Facebook's photo uploader gets an overhaul too

Facebook is rolling out its prototype photo uploader to all users over the next few weeks. Small change could have a big impact on how many uploads the social network sees each day.

Hot on the heels of a visual face-lift , Facebook on Friday announced that the prototype version of its photo uploader, which was introduced in mid-November of last year, will soon be rolling out to all users.

Unlike the existing version of Facebook's photo uploader, the new uploader requires the installation of a browser plug-in. This inconvenience is rewarded with the option to leave Facebook entirely, while the photos continue to upload in the background. Previously, users would have had to leave that window or page running while the uploader did its magic.

Facebook says the new uploader will be in your hands soon. Facebook

Facebook also said the new uploader supports a few extra photo formats, though it did not specify which ones. The company has, for some time now, had unofficial support for a handful of alternate formats, including raw images. However, on its official spec sheet the company says only .jpg, .gif, .bmp, and .png files will work.

Facebook currently gets 2.5 billion photo uploads per month. To put that in perspective, the company hit the 10 billion mark in October of 2008, a whole three years after first introducing the photo-sharing feature in 2005. In other words, any small change that makes it easier for people to get their photos onto the social network could end up having a big effect on how fast Facebook's photo collection will continue to grow.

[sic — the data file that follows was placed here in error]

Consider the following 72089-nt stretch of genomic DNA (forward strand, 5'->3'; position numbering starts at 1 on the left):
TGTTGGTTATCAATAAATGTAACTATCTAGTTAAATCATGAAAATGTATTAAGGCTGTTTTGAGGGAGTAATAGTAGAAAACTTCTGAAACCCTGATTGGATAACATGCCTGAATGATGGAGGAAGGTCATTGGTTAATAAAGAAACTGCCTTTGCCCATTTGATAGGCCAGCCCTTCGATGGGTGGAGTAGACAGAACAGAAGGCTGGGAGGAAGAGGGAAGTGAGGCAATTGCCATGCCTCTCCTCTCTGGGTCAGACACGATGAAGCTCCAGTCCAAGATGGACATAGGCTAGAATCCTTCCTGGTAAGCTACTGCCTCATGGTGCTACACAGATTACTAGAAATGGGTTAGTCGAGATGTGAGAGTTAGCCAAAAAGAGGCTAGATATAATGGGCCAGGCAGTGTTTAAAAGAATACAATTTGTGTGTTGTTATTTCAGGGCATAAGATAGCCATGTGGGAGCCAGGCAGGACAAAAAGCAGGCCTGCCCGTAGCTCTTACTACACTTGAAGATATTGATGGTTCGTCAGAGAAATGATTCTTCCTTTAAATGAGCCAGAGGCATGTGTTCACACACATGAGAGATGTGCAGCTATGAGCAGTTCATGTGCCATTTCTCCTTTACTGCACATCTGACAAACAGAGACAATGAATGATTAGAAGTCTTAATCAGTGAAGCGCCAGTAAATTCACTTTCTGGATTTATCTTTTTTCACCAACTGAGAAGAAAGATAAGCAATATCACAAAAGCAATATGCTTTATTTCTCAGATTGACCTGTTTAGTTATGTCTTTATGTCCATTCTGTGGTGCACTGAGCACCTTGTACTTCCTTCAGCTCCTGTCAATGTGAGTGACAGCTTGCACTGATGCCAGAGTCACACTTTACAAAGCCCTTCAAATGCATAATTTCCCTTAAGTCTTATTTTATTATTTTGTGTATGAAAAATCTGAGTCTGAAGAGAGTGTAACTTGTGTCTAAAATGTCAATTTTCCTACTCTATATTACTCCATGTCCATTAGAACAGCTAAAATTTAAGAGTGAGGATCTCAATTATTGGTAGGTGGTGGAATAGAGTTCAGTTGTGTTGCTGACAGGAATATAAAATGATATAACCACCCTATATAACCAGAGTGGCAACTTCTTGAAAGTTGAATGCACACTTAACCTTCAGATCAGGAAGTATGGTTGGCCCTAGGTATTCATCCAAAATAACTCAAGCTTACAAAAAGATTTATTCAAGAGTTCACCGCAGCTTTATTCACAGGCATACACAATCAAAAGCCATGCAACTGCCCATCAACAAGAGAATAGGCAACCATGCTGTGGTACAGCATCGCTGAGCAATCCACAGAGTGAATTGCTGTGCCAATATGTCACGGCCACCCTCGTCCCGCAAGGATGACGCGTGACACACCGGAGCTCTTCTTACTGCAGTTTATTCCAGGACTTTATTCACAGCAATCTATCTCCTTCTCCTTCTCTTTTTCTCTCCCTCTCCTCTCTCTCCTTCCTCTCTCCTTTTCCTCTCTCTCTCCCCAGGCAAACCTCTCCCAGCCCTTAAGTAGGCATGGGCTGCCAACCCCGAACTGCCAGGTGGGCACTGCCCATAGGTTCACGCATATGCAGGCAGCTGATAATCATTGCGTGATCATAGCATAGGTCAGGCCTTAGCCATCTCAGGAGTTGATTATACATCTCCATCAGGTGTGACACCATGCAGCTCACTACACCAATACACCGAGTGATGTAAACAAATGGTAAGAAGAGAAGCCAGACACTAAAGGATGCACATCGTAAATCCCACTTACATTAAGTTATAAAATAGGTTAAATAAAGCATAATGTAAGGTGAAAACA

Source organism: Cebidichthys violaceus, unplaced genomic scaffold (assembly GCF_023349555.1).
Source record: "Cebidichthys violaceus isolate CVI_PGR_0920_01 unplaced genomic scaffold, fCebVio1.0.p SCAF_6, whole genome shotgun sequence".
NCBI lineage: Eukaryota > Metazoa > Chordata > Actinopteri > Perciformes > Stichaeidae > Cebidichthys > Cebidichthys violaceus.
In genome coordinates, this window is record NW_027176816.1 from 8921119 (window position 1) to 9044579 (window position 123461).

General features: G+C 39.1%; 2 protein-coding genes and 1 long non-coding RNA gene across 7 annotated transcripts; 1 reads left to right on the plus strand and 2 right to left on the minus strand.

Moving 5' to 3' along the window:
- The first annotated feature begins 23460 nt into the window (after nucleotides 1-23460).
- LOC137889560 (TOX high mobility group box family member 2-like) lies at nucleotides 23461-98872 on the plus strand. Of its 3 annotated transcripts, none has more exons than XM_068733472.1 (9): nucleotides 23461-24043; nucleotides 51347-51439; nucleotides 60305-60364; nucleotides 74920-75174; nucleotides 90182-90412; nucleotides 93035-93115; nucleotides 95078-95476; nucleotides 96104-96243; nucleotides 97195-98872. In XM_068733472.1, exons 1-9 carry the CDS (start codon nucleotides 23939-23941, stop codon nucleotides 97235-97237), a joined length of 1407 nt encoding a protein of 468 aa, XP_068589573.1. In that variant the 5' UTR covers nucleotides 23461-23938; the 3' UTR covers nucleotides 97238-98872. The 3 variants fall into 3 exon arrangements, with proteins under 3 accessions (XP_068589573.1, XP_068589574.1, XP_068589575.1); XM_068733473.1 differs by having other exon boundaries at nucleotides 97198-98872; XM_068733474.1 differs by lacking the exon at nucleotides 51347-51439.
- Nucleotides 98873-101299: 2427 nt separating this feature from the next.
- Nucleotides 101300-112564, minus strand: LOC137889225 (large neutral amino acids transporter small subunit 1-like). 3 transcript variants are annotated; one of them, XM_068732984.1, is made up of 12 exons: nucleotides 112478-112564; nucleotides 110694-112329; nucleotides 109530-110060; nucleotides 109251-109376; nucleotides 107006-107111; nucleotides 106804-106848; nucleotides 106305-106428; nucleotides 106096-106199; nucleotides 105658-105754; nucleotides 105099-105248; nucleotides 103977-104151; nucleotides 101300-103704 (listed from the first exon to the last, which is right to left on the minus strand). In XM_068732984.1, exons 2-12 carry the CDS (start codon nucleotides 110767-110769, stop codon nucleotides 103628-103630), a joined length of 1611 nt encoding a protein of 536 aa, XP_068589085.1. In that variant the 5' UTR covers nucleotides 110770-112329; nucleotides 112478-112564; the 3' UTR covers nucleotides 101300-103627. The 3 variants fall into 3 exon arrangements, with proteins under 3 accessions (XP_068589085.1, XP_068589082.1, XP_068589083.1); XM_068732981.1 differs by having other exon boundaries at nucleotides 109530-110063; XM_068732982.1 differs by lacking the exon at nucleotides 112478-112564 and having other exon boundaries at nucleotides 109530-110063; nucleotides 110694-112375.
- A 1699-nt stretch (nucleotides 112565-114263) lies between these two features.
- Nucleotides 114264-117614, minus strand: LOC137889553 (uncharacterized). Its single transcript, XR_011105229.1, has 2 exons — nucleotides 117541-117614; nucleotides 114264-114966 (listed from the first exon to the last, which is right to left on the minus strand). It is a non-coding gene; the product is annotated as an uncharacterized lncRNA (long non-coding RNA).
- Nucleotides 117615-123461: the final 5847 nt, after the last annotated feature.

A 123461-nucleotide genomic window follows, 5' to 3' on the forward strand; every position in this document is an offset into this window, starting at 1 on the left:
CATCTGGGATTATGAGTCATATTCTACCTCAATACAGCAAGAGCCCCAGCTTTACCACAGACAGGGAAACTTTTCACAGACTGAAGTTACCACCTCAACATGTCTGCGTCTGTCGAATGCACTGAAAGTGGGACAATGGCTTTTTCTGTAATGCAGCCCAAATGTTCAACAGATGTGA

If you can't wait for Facebook to activate the uploader on your account, you can do it yourself. Just head over to Facebook's prototype page, and turn it on.

About the author

Josh Lowensohn joined CNET in 2006 and now covers Apple. Before that, Josh wrote about everything from new Web start-ups, to remote-controlled robots that watch your house. Prior to joining CNET, Josh covered breaking video game news, as well as reviewing game software. His current console favorite is the Xbox 360.

 

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